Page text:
Date of Degree
Robert M. Haralick
Artificial Intelligence and Robotics | Atmospheric Sciences | Environmental Monitoring | Numerical Analysis and Scientific Computing
MODIS, VIIRS, GOES-R, GOES-16, ACSPO, resampling
Scientists from all over the world make use of remotely sensed data from hundreds of satellites to better understand the Earth. However, physical measurements from an instrument is sometimes missing either because the instrument hasn't been launched yet or the design of the instrument omitted a particular spectral band. Measurements received from the instrument may also be corrupt due to malfunction in the detectors on the instrument. Fortunately, there are machine learning techniques to estimate the missing or corrupt data. Using these techniques we can make use of the available data to its full potential.
We present work on four different problems where the use of machine learning techniques helps to extract more information from available data. We demonstrate how missing or corrupt spectral measurements from a sensor can be accurately interpolated from existing spectral observations. Sometimes this requires data fusion from multiple sensors at different spatial and spectral resolution. The reconstructed measurements can then be used to develop products useful to scientists, such as cloud-top pressure, or produce true color imagery for visualization. Additionally, segmentation and image processing techniques can help solve classification problems important for ocean studies, such as the detection of clear-sky over ocean for a sea surface temperature product. In each case, we provide detailed analysis of the problem and empirical evidence that these problems can be solved effectively using machine learning techniques.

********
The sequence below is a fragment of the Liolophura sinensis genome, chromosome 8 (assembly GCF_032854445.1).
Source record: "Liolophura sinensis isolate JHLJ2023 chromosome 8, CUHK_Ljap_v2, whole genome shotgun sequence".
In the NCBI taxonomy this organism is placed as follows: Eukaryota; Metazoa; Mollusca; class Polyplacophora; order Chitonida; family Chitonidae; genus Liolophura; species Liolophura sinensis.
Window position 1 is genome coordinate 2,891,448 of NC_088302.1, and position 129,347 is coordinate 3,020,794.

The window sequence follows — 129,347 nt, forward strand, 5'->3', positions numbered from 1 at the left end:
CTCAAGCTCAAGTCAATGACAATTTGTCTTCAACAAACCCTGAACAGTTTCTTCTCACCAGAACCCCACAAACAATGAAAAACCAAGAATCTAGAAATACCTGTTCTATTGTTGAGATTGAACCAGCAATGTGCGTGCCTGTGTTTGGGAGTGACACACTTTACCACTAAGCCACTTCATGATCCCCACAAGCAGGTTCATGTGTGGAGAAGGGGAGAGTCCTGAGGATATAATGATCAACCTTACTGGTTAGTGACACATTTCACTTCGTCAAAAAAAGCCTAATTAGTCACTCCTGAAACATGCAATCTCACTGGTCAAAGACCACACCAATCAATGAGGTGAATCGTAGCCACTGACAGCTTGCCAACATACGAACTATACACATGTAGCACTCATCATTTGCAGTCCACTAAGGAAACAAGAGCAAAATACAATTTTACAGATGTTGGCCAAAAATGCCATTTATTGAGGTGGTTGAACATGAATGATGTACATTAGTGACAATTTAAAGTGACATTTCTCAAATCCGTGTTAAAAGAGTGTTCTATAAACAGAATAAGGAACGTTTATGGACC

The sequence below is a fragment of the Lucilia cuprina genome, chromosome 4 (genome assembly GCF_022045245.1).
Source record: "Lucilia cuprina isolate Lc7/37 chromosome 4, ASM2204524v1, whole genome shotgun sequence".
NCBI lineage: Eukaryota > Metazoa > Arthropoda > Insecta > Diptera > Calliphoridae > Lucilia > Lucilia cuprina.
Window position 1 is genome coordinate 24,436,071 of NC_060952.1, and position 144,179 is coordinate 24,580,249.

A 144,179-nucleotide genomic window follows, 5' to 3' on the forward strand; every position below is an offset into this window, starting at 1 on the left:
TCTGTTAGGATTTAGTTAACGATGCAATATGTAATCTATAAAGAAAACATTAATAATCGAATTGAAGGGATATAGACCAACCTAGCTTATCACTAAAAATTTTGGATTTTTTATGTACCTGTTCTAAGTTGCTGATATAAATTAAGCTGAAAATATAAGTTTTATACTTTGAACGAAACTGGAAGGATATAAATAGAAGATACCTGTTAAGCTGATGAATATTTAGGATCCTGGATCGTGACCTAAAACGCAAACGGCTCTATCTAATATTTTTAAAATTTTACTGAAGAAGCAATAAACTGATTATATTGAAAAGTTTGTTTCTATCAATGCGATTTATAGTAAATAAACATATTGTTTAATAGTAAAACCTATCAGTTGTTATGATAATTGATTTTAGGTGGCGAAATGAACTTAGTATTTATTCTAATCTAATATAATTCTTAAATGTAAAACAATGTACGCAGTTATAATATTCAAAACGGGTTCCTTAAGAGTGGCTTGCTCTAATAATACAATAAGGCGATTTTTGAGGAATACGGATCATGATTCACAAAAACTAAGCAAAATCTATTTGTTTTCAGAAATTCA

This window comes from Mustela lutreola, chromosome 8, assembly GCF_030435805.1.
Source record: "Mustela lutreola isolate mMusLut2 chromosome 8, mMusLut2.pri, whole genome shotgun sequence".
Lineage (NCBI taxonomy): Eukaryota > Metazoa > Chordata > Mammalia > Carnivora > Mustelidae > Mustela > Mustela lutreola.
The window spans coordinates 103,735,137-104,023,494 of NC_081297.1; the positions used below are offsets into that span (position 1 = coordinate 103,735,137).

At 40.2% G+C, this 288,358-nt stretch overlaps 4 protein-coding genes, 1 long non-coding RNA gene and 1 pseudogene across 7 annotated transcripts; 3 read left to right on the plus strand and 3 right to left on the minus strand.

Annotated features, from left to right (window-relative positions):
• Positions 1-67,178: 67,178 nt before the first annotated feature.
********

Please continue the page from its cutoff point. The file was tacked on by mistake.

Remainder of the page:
Shahriar, Fazlul, "Machine Learning Approach to Retrieving Physical Variables from Remotely Sensed Data" (2017). CUNY Academic Works.
Artificial Intelligence and Robotics Commons, Atmospheric Sciences Commons, Environmental Monitoring Commons, Numerical Analysis and Scientific Computing Commons